How many times have you heard this? “I’ll never learn what all these dials, gauges and numbers mean.” Probably as much as you’ve had to say, “right rudder.” When a new student climbs into an airplane and takes his first look at the instrument panel, it’s often overwhelming and intimidating. So we decided to get back to fundamentals and only give the students the basic necessities for their first couple of hours.
The Sporty’s 172 LITE started with a 1970s-vintage airframe with low to moderate time. Our staff of technicians went through the airplane inside and out making any required repairs. Windows were replaced, modern LED lighting installed, Precise-Flow air vents added, and then the airplane was given a fresh coat of paint for the appearance of a brand new aircraft. The airplane received a freshly overhauled Lycoming engine, new accessories and seals and an overhauled propeller.
Inside, the seats were refurbished, side panels recovered and carpet replaced with vinyl floor covering. More robust, durable switches were installed to accompany the new metal panel with minimal avionics, as the 172 LITE is as much about training philosophy as it is a “new” affordable aircraft.
The concept is simple. Take tried-and-true technology that is universally understood by technicians, then clean, fix and simplify it as an introductory training aircraft with useful load for today’s customers. As you can see from the pictures, the only avionics in the airplane are communications and a transponder. We also covered up the attitude indicator, directional gyro and turn-and-bank for those first few hours. The goal is to reduce distractions and focus the student’s attention outside the aircraft while at the same time, reducing student workload and stress that comes from an overloaded panel or glass flight deck. Students will learn to fly first before they become avionics managers and menu experts.
After we’ve established this baseline skill of controlling the aircraft by outside visual reference and proper rudder use, we introduce the turn-and-bank with inclinometer and show the student the little black ball that tells them when they need right rudder. Later, we tell them that the unstable compass they have been referencing has a better solution. Now you get a gyro-stabilized compass, and at some point before solo, we’ll uncover the attitude indicator explaining that while fundamental airmanship is dependent upon outside visual reference, there is a mechanical representation of the horizon available. And of course, we’ll take that a step further providing at least the requisite amount of instrument training should they ever encounter inadvertent flight into IMC.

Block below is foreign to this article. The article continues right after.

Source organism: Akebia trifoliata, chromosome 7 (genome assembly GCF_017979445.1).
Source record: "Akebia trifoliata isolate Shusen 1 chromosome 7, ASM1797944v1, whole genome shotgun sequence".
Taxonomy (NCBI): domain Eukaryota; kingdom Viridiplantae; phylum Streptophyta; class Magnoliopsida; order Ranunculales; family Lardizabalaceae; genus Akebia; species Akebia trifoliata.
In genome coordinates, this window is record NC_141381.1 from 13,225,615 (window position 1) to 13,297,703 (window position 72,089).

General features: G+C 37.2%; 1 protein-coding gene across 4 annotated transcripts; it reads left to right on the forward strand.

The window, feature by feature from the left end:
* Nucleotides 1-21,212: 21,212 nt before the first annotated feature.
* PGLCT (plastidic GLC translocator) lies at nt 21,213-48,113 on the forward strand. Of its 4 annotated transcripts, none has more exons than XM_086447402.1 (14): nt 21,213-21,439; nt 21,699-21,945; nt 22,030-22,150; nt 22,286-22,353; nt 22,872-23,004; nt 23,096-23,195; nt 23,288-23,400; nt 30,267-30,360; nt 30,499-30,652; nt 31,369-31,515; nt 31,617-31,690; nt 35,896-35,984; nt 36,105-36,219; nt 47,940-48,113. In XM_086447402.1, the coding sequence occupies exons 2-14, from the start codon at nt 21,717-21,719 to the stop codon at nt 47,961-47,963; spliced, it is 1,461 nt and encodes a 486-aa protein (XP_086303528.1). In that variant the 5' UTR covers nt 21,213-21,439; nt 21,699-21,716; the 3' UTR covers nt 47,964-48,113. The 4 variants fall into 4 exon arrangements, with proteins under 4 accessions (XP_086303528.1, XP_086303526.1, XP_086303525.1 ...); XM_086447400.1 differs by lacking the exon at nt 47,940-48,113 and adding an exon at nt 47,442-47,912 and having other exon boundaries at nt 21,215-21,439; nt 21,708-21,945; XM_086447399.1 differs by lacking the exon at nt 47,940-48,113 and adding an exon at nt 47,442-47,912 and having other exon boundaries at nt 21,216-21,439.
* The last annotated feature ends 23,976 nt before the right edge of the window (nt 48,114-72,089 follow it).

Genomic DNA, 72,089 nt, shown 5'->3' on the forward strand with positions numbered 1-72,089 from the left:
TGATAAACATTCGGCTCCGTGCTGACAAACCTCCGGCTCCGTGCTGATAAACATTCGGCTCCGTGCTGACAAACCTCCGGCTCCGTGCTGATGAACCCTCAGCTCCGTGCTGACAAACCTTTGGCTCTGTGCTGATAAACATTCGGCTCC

That’s our philosophy. You, as flight instructor, will decide the right time to uncover the gyro instruments. And, this aircraft has everything you need to go all the way through the Recreational or Sport certificate and even beyond if you choose. While conceiving this project and trying to sell the idea to our own instructors, I was asked if I had ever flown an aircraft without gyros. It was a perfect setup. My answer, “I’d never seen a gyro or a radio in an aircraft until after I had my private certificate.”
So, how does this work? Essentially we’ve created a comfortable Cessna 152. We completed the 172 LITE project for around $110,000, which included $30,000 to $40,000 worth of labor. Lower cost of acquisition and lower maintenance costs on simplified systems mean more profitable operations and client savings. There’s no reason why someone else couldn’t take on the same project (we’ll even provide guidance on parts), but as we build up more “LITES” than we can use, we’ll have some available for purchase.
Remember, you only get one opportunity for a first impression, so it better be good. The 172-Lite is a trainer that looks as good as a brand new aircraft — it’s clean, sleek and simple.